Denver’s new director of public works will help launch $937 million in public infrastructure projects
Author: Adam McCoy - November 17, 2017 - Updated: November 17, 2017
With lots on Denver’s public infrastructure plate, the new executive director of Department of Public Works, appointed this week by Mayor Michael Hancock, will likely prove to be a key member of city government.
Eulois Cleckley will take the helm Dec. 11, overseeing a robust city department which manages services involving public infrastructure and facilities.
He’ll also aid the city in launching dozens of public infrastructure projects associated with $937 million in recently-approved general obligation bonds and facilitating the reorganization of his new department to spur the creation of a city department of transportation and mobility.
“Many of the services that Denver residents count on during their day are delivered by our Public Works team, and in Eulois we found a leader who will bring a renewed vision and energy to support our residents as they go about their daily lives,” Hancock said in a statement.
Cleckley will join Denver by way of the Houston-Galveston Area Council, where he oversaw the Metropolitan Planning Organization as deputy director. He’s previously served as chief of statewide and regional planning, and later acting chief of the Field Operations Division, for Washington, D.C.’s District Department of Transportation (DDOT).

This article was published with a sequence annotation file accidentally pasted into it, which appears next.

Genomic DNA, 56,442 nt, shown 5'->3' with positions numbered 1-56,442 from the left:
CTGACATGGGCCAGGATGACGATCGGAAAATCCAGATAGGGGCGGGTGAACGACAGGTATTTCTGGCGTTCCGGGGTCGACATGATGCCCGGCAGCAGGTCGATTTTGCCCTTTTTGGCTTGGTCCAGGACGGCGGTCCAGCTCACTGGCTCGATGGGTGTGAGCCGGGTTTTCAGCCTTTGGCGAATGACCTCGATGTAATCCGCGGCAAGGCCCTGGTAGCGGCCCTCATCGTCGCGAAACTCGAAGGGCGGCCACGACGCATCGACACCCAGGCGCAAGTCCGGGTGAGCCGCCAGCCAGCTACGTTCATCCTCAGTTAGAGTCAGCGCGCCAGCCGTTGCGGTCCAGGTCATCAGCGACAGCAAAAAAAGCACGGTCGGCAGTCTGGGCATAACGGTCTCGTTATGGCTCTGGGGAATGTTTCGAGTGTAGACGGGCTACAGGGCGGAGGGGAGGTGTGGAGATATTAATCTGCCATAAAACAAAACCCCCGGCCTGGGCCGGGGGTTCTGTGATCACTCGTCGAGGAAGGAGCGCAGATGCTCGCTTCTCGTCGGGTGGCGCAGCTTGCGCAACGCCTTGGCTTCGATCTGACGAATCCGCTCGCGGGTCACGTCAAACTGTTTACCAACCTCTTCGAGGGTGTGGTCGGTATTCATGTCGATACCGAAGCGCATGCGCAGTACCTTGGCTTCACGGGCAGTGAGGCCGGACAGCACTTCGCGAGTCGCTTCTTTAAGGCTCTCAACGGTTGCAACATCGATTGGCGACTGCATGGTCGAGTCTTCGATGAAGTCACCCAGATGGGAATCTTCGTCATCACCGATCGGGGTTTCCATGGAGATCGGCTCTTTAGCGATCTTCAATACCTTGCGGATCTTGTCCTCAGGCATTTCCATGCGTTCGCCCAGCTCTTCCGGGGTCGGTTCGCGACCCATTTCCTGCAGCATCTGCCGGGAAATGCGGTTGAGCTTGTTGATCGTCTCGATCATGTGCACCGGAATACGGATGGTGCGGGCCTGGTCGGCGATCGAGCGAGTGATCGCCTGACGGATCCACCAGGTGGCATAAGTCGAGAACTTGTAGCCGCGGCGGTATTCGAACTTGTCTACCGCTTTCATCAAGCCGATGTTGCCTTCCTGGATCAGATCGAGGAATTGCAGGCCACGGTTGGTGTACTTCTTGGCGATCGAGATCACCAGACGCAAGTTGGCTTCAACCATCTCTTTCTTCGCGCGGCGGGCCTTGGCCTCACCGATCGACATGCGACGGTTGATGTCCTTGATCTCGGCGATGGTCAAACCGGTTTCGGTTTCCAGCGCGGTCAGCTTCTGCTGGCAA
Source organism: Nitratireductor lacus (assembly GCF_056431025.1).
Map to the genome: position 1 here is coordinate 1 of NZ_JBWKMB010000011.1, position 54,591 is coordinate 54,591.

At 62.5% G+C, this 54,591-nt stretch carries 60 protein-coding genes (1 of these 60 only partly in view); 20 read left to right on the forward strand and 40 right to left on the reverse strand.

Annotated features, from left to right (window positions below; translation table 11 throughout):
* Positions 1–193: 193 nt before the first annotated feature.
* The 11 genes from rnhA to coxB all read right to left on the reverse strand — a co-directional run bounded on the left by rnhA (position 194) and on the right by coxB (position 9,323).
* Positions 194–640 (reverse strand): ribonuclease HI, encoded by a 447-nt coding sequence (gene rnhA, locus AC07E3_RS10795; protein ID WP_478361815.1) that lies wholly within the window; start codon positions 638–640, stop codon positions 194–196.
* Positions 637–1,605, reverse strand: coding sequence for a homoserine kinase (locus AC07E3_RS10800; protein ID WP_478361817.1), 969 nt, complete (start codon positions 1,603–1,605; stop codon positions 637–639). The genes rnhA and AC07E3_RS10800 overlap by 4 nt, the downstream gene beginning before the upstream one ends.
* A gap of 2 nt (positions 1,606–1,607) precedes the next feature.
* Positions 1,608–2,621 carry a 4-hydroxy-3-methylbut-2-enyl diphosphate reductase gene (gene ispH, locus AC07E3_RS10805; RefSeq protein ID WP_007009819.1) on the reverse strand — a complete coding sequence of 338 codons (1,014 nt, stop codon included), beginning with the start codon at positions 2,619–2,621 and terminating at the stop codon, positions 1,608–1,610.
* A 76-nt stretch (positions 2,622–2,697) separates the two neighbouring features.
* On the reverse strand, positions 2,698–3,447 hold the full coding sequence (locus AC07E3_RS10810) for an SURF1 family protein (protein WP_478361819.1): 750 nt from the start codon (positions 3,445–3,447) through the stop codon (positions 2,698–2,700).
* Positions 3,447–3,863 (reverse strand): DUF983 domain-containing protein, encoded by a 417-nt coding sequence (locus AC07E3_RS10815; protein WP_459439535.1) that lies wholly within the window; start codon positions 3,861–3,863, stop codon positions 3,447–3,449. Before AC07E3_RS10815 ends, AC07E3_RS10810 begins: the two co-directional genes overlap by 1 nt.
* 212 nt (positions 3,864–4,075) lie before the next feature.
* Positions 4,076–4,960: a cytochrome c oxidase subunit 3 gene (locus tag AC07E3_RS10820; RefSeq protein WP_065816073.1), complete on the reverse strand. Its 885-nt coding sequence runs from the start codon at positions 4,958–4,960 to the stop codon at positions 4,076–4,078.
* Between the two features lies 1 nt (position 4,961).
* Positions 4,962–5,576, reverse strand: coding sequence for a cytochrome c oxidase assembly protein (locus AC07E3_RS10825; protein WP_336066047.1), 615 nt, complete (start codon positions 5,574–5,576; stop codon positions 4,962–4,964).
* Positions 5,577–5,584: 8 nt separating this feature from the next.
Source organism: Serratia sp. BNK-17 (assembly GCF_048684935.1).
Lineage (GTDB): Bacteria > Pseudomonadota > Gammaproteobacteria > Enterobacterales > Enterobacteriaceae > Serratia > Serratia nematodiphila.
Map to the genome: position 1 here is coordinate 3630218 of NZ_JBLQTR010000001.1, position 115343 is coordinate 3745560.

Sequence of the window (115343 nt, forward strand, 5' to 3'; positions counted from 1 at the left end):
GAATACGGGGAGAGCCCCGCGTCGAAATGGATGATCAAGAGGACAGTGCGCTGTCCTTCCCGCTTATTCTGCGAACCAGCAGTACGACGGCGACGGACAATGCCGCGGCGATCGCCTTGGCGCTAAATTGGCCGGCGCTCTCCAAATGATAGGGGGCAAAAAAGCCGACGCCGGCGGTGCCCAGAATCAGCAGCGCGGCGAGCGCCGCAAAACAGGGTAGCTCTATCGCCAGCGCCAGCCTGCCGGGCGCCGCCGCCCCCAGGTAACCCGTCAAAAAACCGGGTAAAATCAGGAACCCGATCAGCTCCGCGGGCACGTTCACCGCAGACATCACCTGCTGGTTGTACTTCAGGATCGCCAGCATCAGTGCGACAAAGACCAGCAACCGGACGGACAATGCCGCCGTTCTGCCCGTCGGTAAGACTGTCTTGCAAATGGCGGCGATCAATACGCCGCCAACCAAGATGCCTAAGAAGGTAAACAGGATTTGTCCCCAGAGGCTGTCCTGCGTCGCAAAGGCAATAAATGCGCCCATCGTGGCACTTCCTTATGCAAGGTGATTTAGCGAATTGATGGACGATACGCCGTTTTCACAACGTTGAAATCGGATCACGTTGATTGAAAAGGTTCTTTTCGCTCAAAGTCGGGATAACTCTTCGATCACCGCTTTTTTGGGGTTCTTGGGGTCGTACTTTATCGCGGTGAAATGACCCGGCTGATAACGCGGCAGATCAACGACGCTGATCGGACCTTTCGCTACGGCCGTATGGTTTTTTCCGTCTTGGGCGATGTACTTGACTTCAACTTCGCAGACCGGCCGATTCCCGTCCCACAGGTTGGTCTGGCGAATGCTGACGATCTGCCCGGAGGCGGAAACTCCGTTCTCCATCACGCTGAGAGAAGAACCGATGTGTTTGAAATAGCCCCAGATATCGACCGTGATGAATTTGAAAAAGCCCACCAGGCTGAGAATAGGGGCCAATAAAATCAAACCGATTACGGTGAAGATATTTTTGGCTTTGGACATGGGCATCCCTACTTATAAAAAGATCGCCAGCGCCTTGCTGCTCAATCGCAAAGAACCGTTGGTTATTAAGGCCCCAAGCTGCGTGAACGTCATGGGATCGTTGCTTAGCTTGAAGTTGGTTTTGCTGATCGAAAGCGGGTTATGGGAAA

“Denver is a growing city, and I am committed to ensure the department delivers projects and services in an efficient manner that addresses the needs of communities across Denver,” Cleckley said in a statement.
Denver plans to use the voter-approved GO bonds to fund 69 projects ranging from $13 million in upgrades to the 16th Street Mall to $35.5 million for Denver Art Museum improvements and Denver Central Library renovations totaling $38 million. Find a full list here.
Denver voters overwhelmingly supported the GO bond measures, with support ranging from 67 to 75 percent on the seven bond packages on the ballot.
The city wants to split the Department of Public Works into two cabinet-level divisions focusing on mobility and infrastructure.